3 year Achilles problem - Still original injury or everyday damage?

I've been suffering from achilles tendinopathy in 1 leg for nearly 3 years now, it came on after an increase in speed work and has been with me ever since. I've always blamed that increase for the problem but I've now not run for 2 years, I've been through a couple of periods of 2 months where I've done recommended eccentric heel drops etc and also now wear orthotic inserts after visiting a running clinic, I wear these in all shoes. I'm not doing any other sports that would put load on the calf/achilles.
Do you think that it should have naturally healed in all this time or is it more likely that there is something in my day to day walking that is continuing to damage the achilles?
Thanks!

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Answers

  • Thanks for that i'll have a word with my GP and also see if I can get an ultrasound to discover if there is any scar tissue causing the pain.
  • I had a problem insertional achilles tendonitus. To cut a long story short a physio diagnosed it as a weakness in glutes and upper leg muscles which was putting an additional workload on the achilles. So now do a programme of upper leg exercises with kettlebells 2 or 3 times a week (squats, jumping squats, bridged one leg raises (without weight) and lunges. Worth trying and cutting running back at the same time before building up again slowly. Keep the heel drops going as well maybe with weights (in rucksack on back). It's worked well for me although occasionally get a bit of discomfort (but not pain) which physio said is to be expected. I can be more precise about the exercises if you'd like to know.
  • Thanks Six foot plus, i'll give the upper leg muscles a try as well
  • While focus is commonly placed upon eccentric exercise in the latter stages of rehabilitation from Achilles tendinopathy (sinking heels lower than toes under load), have you considered how important isometric loading remains during the earlier stages, thus, allowing progression to the latter stage?

    Moreover, taking into consideration that microscopic tears within the tendon probably remain the repeated cause of pain and discomfort, feeling as though something is splitting beneath the skin (as eccentric exercises are performed), why continue to put yourself through the agony?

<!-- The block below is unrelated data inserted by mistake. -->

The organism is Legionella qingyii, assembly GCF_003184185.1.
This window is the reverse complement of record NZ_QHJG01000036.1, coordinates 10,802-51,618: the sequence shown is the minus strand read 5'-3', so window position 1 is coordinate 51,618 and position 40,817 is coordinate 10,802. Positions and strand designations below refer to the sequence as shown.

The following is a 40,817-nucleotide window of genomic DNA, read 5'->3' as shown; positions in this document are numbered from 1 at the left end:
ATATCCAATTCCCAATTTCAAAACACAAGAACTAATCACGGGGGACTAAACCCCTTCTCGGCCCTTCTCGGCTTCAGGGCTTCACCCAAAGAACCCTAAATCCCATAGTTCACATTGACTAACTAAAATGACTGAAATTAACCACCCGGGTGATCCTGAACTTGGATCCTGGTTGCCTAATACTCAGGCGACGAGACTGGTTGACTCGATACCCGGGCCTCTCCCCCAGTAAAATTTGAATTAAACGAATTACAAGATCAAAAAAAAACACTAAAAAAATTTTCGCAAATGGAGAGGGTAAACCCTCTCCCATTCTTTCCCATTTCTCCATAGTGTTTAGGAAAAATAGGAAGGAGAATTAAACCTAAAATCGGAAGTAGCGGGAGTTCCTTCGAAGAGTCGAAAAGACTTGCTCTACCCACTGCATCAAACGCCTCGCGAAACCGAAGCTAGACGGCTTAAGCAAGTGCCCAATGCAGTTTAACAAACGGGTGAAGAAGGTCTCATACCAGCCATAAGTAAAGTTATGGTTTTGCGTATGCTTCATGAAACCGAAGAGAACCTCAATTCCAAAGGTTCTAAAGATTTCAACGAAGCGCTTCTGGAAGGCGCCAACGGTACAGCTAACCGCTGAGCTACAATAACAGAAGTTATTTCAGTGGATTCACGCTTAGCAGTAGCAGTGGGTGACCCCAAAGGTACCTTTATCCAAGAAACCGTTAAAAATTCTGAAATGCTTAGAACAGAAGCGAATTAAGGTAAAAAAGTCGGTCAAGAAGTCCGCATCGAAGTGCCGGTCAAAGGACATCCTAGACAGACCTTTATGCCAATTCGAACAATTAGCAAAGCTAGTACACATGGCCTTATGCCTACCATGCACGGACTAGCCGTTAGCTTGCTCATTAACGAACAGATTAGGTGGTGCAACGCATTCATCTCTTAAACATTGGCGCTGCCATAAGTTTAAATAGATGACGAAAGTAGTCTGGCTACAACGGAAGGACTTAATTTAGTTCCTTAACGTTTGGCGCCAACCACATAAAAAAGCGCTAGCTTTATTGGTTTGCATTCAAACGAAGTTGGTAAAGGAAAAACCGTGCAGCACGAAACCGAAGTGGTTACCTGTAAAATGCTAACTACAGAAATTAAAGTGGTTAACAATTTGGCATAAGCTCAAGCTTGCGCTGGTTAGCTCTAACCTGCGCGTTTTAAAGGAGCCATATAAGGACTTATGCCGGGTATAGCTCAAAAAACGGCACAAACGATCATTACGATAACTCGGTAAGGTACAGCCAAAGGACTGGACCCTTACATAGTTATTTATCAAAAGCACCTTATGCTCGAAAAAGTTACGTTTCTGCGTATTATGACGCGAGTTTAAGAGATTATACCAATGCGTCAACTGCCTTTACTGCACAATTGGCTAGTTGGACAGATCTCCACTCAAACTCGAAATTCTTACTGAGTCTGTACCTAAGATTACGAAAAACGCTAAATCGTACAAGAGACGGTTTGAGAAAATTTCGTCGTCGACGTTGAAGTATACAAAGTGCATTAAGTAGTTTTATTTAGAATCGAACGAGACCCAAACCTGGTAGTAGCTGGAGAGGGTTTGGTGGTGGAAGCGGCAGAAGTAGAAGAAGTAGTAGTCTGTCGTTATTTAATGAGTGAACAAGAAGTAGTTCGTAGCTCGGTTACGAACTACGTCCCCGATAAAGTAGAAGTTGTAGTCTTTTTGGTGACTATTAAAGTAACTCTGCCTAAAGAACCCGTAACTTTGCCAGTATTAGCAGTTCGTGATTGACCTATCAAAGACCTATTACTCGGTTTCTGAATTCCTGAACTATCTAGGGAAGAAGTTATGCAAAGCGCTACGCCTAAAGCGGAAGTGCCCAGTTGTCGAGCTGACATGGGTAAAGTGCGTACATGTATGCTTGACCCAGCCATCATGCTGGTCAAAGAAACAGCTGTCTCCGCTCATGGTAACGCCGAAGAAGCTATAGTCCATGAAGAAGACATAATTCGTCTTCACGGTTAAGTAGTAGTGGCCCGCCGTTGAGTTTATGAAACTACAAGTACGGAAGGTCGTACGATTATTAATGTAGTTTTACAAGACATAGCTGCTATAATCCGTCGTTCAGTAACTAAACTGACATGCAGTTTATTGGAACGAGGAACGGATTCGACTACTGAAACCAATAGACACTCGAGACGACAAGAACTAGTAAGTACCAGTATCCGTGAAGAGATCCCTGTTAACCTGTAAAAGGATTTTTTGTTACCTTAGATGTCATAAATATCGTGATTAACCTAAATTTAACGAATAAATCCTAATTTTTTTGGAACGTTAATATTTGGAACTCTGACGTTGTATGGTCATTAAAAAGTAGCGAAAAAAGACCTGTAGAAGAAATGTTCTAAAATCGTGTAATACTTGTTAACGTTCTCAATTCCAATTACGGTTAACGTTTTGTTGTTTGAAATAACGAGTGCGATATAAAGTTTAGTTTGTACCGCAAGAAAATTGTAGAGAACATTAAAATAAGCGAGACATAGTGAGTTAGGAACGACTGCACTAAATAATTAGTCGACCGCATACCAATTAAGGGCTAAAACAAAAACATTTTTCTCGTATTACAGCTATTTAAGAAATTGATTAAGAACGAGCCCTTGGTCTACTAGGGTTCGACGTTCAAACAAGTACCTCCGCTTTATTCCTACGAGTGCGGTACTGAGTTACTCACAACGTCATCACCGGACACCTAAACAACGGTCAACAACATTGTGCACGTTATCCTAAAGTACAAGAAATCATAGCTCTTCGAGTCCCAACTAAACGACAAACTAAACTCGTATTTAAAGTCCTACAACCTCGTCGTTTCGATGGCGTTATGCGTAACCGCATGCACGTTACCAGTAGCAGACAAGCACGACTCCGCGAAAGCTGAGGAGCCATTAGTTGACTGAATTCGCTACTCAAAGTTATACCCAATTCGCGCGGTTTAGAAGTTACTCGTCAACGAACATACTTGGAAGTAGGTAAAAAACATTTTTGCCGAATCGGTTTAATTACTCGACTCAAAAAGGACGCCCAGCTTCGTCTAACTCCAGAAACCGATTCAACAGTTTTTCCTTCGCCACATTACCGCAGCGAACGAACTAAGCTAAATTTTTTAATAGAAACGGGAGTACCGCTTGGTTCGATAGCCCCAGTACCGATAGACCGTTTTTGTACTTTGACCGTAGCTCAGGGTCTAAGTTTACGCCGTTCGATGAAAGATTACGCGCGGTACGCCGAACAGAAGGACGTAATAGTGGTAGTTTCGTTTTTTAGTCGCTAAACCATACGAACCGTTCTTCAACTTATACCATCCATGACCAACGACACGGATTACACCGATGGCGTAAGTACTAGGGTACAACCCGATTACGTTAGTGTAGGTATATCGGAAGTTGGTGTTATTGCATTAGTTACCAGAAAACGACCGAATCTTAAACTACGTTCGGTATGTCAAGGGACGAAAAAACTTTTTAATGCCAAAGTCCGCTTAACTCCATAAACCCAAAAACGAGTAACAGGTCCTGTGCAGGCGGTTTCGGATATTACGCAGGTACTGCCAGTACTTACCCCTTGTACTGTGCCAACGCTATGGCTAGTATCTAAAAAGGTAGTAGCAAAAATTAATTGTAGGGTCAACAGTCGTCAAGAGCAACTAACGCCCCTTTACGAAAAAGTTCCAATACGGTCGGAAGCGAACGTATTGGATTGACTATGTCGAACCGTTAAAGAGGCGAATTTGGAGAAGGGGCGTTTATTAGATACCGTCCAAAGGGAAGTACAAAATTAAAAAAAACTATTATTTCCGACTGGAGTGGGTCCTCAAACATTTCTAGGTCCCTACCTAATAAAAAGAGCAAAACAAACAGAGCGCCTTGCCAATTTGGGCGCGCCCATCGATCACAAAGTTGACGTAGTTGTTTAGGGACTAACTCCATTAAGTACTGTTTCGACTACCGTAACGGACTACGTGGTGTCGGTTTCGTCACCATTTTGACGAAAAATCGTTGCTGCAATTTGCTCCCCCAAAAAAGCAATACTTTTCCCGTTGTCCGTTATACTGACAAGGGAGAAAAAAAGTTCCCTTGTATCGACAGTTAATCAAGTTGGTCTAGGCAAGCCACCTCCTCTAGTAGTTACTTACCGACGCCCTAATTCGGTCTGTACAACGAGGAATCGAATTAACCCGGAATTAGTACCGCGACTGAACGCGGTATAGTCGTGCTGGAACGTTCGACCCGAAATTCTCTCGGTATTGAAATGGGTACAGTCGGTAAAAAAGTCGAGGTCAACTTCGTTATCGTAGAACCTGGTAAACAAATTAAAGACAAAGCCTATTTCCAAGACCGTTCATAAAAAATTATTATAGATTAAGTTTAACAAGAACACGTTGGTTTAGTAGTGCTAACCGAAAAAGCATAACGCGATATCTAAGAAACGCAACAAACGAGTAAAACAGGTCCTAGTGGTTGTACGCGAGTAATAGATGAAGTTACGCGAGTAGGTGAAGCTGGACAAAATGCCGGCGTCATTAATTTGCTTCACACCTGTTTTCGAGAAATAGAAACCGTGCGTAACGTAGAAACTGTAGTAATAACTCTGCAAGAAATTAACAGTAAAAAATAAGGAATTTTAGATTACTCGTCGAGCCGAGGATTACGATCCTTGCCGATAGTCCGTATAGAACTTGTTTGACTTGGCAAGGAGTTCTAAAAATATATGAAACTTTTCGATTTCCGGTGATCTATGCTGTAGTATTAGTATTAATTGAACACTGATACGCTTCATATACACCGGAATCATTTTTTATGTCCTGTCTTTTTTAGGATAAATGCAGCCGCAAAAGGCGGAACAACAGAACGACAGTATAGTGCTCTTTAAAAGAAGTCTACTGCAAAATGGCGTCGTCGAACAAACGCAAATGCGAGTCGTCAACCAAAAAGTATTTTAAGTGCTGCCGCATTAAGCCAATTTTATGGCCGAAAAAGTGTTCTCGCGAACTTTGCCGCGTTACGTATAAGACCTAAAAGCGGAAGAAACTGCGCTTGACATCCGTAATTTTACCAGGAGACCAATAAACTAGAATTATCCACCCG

As stated by Albert Einstein, ‘The definition of insanity is continually doing the same thing over and over, but expecting  different results’. 

    While I’m not at all suggesting that you’re insane, having suffered for 3 year and also sought advice of the forum, you've probably begun to question whether previous advice (while well-intended) was misguided, due to lack of knowledge surrounding the stages of recovery from Achilles tendinopathy.

    Returning to isometric exercises, since your troubled Achilles probably doesn’t take kindly to sinking lower than your toes, simply adopt a flat/level surface and simply rise on to your toes, holding the contraction for up to 30s, before lowering back down.  Also bear in mind that isometric holds don’t necessarily result increased size and mass; they’re largely designed to improve strength of muscle tissue without increasing its length (eventually resulting in greater control when performing eccentric movements).  

    Progression exercises involve bending of the knees and transfer of body weight on to the toes, allowing for greater contraction of calves, before resting heels back down on to a level surface.

    To gain greater appreciation of what I refer to, sit against a wall with knees at a 90 degree angle and attempt to maintain the position for up to 60 seconds.  While such a position doesn’t excessively lengthen the quadricep, it well and truly engages it.

    Additionally, while you may have been prescribed orthotics, which isn’t necessarily bad thing, did you also receive instruction from the seller upon how to actively strengthen the soft tissue of your feet, so that they eventually no longer become reliant upon their use?

    If not, that’s something else you ought to consider, taking into consideration our feet serve as our foundation and, thus, ought to remain as strong, flexible and mobile as possible.  If your feet currently require an aid to allow them to function, then dysfunction within them (commonly atrophied (weakened) soft tissue) exists. 


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